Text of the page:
Surface Cause Analysis - Why did the accident occur? Here you determine the unique hazardous conditions and unsafe behaviors that interacted to produce the accident. Each of the hazardous conditions and unsafe behaviors uncovered are the surface causes for the accident. They give clues that point to possible root causes/system weaknesses. Examples of surface causes include:
Root cause analysis - Why did the surface causes occur? At this level, you're analyzing the weaknesses in the safety management system that contributed to the accident. These weaknesses are inadequate/missing safety components such as policies, programs, plans, processes, procedures, or practices. Examples of root causes include:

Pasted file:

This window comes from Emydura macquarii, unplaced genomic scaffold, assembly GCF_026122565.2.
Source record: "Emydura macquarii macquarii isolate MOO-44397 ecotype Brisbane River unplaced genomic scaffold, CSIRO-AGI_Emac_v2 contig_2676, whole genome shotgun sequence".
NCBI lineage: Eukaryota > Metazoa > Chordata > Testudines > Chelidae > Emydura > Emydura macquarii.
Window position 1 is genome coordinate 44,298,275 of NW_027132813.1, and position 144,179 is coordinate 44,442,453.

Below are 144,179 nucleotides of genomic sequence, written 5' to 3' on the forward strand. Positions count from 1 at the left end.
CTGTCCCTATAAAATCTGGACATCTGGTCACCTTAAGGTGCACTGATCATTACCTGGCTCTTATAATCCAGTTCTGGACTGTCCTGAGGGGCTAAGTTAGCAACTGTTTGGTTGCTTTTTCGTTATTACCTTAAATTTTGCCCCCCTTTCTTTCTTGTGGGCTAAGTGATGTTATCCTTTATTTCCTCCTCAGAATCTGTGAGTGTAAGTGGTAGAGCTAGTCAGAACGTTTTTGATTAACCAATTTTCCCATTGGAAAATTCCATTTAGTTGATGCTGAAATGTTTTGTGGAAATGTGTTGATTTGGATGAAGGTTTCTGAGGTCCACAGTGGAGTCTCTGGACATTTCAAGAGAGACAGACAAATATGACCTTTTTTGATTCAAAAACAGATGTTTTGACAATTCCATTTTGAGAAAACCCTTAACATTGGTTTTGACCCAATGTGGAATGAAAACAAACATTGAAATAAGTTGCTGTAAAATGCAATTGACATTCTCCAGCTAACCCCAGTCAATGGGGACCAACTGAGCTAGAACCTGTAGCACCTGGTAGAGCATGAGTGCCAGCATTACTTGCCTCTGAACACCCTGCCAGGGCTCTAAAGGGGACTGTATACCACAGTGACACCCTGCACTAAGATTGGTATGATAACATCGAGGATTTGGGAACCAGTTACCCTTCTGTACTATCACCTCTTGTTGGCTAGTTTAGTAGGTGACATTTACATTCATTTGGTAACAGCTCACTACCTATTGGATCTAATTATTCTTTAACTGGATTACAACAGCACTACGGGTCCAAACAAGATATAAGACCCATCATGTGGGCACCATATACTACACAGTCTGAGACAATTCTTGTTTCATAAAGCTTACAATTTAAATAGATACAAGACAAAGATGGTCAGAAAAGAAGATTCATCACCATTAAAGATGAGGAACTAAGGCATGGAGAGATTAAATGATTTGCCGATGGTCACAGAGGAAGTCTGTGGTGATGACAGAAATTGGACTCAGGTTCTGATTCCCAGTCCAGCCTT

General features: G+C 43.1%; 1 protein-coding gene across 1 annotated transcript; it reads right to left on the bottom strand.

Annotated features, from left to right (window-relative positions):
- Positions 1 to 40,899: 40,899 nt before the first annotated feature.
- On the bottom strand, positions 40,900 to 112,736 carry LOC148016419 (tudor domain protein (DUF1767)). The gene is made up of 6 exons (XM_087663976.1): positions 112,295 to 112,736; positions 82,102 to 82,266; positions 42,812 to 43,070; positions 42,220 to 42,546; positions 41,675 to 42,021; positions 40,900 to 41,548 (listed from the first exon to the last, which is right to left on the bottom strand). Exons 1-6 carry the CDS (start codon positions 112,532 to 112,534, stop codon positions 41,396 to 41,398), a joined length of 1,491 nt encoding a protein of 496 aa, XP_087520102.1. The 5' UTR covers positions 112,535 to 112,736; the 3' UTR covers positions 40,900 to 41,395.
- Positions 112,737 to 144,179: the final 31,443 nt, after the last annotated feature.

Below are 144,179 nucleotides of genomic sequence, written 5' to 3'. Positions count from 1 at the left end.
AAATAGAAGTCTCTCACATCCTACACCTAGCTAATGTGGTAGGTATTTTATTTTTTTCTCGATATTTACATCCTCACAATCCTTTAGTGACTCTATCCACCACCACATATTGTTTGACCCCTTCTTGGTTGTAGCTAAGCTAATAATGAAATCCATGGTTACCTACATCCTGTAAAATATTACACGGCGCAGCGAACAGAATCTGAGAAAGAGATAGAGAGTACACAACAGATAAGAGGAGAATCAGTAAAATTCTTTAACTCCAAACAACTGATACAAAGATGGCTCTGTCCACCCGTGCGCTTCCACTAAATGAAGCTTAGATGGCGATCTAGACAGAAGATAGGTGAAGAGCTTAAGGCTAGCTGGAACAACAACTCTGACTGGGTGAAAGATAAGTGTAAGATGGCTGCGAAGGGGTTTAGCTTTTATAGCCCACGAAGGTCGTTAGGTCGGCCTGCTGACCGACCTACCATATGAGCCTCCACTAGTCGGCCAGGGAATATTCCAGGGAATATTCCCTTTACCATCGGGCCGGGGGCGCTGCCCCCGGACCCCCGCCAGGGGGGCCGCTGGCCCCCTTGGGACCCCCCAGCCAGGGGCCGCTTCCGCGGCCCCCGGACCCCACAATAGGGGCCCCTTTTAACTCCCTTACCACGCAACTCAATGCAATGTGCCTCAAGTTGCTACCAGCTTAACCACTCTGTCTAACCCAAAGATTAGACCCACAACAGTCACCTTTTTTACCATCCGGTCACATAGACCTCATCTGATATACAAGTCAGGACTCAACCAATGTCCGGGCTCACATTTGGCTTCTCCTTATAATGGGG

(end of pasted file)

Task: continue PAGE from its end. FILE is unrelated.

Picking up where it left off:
Controlling hazards and behaviors are the two basic strategies for protecting workers. Controlling hazards are more effective than controlling behaviors, and for good reason. If you can eliminate the hazard, you don't have to worry about exposure due to human behavior. Traditionally, a "Hierarchy of Controls" has been used as a template for implementing feasible and effective controls.
ANSI/ASSP Z10-2012, Occupational Health and Safety Management Systems, encourages employers to use the following hierarchy of hazard controls:
As you can see, the preferred control strategies first try to control hazards through elimination, substitution, or engineering. If the hazards can't be eliminated, replaced, or engineered, the hierarchy next attempts to control exposure to hazards through warnings, administrative methods and personal protective equipment. It's important to understand that:
The "big idea" behind this hierarchy is that the control methods at the top of the list are potentially more effective and protective than those at the bottom. Following the hierarchy of controls leads to the implementation of inherently safer workplace environments, where the risk of illness or injury has been substantially reduced.